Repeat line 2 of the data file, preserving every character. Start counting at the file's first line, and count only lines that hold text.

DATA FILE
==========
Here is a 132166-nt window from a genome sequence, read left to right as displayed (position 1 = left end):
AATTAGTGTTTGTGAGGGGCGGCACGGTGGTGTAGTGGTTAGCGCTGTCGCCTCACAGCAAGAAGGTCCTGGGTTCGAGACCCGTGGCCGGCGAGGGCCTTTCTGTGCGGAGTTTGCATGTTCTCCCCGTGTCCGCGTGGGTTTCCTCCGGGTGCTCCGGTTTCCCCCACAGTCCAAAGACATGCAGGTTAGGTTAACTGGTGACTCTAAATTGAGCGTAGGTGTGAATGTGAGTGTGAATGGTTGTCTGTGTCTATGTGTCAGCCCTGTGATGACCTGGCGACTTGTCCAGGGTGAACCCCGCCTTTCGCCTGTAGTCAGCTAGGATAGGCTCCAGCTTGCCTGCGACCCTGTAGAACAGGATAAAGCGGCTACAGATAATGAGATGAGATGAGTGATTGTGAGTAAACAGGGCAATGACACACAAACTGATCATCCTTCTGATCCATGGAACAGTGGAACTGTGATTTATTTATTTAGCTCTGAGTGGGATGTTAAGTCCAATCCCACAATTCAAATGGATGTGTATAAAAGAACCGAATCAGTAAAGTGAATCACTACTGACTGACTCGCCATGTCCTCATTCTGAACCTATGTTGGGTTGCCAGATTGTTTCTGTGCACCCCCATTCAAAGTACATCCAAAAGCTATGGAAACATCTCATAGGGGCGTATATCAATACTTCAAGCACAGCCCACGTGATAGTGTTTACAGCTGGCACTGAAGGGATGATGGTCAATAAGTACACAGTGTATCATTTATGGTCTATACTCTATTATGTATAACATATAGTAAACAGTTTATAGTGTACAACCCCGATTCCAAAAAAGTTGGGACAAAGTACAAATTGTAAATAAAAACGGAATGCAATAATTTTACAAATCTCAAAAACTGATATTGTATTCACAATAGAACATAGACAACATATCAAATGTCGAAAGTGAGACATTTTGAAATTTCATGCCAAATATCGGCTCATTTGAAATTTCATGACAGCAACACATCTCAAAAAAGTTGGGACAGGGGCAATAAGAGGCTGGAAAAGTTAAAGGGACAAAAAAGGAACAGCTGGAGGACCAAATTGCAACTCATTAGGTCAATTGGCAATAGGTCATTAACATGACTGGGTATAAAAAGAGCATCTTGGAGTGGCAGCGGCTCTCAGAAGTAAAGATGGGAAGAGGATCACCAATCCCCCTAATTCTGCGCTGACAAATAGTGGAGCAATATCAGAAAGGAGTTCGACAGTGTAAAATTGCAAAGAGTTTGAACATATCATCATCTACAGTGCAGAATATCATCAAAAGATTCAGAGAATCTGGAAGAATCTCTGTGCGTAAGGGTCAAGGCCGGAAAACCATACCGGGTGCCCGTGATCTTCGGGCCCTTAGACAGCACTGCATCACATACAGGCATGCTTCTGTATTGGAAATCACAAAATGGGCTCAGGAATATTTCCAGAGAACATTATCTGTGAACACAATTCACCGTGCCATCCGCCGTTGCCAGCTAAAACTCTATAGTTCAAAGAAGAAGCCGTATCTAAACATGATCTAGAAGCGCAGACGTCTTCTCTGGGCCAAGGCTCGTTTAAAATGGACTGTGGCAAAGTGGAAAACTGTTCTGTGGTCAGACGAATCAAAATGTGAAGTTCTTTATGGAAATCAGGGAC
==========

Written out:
AATTAGTGTTTGTGAGGGGCGGCACGGTGGTGTAGTGGTTAGCGCTGTCGCCTCACAGCAAGAAGGTCCTGGGTTCGAGACCCGTGGCCGGCGAGGGCCTTTCTGTGCGGAGTTTGCATGTTCTCCCCGTGTCCGCGTGGGTTTCCTCCGGGTGCTCCGGTTTCCCCCACAGTCCAAAGACATGCAGGTTAGGTTAACTGGTGACTCTAAATTGAGCGTAGGTGTGAATGTGAGTGTGAATGGTTGTCTGTGTCTATGTGTCAGCCCTGTGATGACCTGGCGACTTGTCCAGGGTGAACCCCGCCTTTCGCCTGTAGTCAGCTAGGATAGGCTCCAGCTTGCCTGCGACCCTGTAGAACAGGATAAAGCGGCTACAGATAATGAGATGAGATGAGTGATTGTGAGTAAACAGGGCAATGACACACAAACTGATCATCCTTCTGATCCATGGAACAGTGGAACTGTGATTTATTTATTTAGCTCTGAGTGGGATGTTAAGTCCAATCCCACAATTCAAATGGATGTGTATAAAAGAACCGAATCAGTAAAGTGAATCACTACTGACTGACTCGCCATGTCCTCATTCTGAACCTATGTTGGGTTGCCAGATTGTTTCTGTGCACCCCCATTCAAAGTACATCCAAAAGCTATGGAAACATCTCATAGGGGCGTATATCAATACTTCAAGCACAGCCCACGTGATAGTGTTTACAGCTGGCACTGAAGGGATGATGGTCAATAAGTACACAGTGTATCATTTATGGTCTATACTCTATTATGTATAACATATAGTAAACAGTTTATAGTGTACAACCCCGATTCCAAAAAAGTTGGGACAAAGTACAAATTGTAAATAAAAACGGAATGCAATAATTTTACAAATCTCAAAAACTGATATTGTATTCACAATAGAACATAGACAACATATCAAATGTCGAAAGTGAGACATTTTGAAATTTCATGCCAAATATCGGCTCATTTGAAATTTCATGACAGCAACACATCTCAAAAAAGTTGGGACAGGGGCAATAAGAGGCTGGAAAAGTTAAAGGGACAAAAAAGGAACAGCTGGAGGACCAAATTGCAACTCATTAGGTCAATTGGCAATAGGTCATTAACATGACTGGGTATAAAAAGAGCATCTTGGAGTGGCAGCGGCTCTCAGAAGTAAAGATGGGAAGAGGATCACCAATCCCCCTAATTCTGCGCTGACAAATAGTGGAGCAATATCAGAAAGGAGTTCGACAGTGTAAAATTGCAAAGAGTTTGAACATATCATCATCTACAGTGCAGAATATCATCAAAAGATTCAGAGAATCTGGAAGAATCTCTGTGCGTAAGGGTCAAGGCCGGAAAACCATACCGGGTGCCCGTGATCTTCGGGCCCTTAGACAGCACTGCATCACATACAGGCATGCTTCTGTATTGGAAATCACAAAATGGGCTCAGGAATATTTCCAGAGAACATTATCTGTGAACACAATTCACCGTGCCATCCGCCGTTGCCAGCTAAAACTCTATAGTTCAAAGAAGAAGCCGTATCTAAACATGATCTAGAAGCGCAGACGTCTTCTCTGGGCCAAGGCTCGTTTAAAATGGACTGTGGCAAAGTGGAAAACTGTTCTGTGGTCAGACGAATCAAAATGTGAAGTTCTTTATGGAAATCAGGGAC